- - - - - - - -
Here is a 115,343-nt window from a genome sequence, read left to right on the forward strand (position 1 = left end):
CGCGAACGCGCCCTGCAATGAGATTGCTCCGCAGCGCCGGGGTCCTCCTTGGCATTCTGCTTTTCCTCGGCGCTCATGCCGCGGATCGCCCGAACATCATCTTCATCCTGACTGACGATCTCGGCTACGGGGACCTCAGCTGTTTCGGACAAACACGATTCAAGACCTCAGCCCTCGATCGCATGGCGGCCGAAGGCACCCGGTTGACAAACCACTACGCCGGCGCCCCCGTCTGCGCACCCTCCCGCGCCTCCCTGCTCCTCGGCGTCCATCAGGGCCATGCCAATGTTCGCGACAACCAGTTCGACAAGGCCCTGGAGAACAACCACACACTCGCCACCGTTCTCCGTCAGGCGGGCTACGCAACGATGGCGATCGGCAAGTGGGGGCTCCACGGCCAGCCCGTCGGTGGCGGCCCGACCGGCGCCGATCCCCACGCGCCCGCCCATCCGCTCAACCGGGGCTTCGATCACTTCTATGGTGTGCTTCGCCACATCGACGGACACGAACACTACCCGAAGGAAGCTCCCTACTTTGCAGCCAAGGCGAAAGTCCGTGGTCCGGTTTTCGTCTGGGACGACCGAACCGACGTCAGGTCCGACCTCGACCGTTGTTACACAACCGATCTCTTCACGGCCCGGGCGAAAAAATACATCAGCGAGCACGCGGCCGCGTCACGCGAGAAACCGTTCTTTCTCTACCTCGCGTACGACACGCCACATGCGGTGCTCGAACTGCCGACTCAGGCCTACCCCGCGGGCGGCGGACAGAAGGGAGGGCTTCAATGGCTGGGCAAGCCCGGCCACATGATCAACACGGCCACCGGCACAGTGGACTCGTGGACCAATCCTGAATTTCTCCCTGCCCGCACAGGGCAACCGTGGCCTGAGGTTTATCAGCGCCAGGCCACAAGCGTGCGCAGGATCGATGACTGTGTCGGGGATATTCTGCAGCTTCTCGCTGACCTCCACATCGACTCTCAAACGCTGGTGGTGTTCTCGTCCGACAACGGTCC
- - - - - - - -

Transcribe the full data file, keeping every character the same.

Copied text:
Here is a 115,343-nt window from a genome sequence, read left to right on the forward strand (position 1 = left end):
CGCGAACGCGCCCTGCAATGAGATTGCTCCGCAGCGCCGGGGTCCTCCTTGGCATTCTGCTTTTCCTCGGCGCTCATGCCGCGGATCGCCCGAACATCATCTTCATCCTGACTGACGATCTCGGCTACGGGGACCTCAGCTGTTTCGGACAAACACGATTCAAGACCTCAGCCCTCGATCGCATGGCGGCCGAAGGCACCCGGTTGACAAACCACTACGCCGGCGCCCCCGTCTGCGCACCCTCCCGCGCCTCCCTGCTCCTCGGCGTCCATCAGGGCCATGCCAATGTTCGCGACAACCAGTTCGACAAGGCCCTGGAGAACAACCACACACTCGCCACCGTTCTCCGTCAGGCGGGCTACGCAACGATGGCGATCGGCAAGTGGGGGCTCCACGGCCAGCCCGTCGGTGGCGGCCCGACCGGCGCCGATCCCCACGCGCCCGCCCATCCGCTCAACCGGGGCTTCGATCACTTCTATGGTGTGCTTCGCCACATCGACGGACACGAACACTACCCGAAGGAAGCTCCCTACTTTGCAGCCAAGGCGAAAGTCCGTGGTCCGGTTTTCGTCTGGGACGACCGAACCGACGTCAGGTCCGACCTCGACCGTTGTTACACAACCGATCTCTTCACGGCCCGGGCGAAAAAATACATCAGCGAGCACGCGGCCGCGTCACGCGAGAAACCGTTCTTTCTCTACCTCGCGTACGACACGCCACATGCGGTGCTCGAACTGCCGACTCAGGCCTACCCCGCGGGCGGCGGACAGAAGGGAGGGCTTCAATGGCTGGGCAAGCCCGGCCACATGATCAACACGGCCACCGGCACAGTGGACTCGTGGACCAATCCTGAATTTCTCCCTGCCCGCACAGGGCAACCGTGGCCTGAGGTTTATCAGCGCCAGGCCACAAGCGTGCGCAGGATCGATGACTGTGTCGGGGATATTCTGCAGCTTCTCGCTGACCTCCACATCGACTCTCAAACGCTGGTGGTGTTCTCGTCCGACAACGGTCC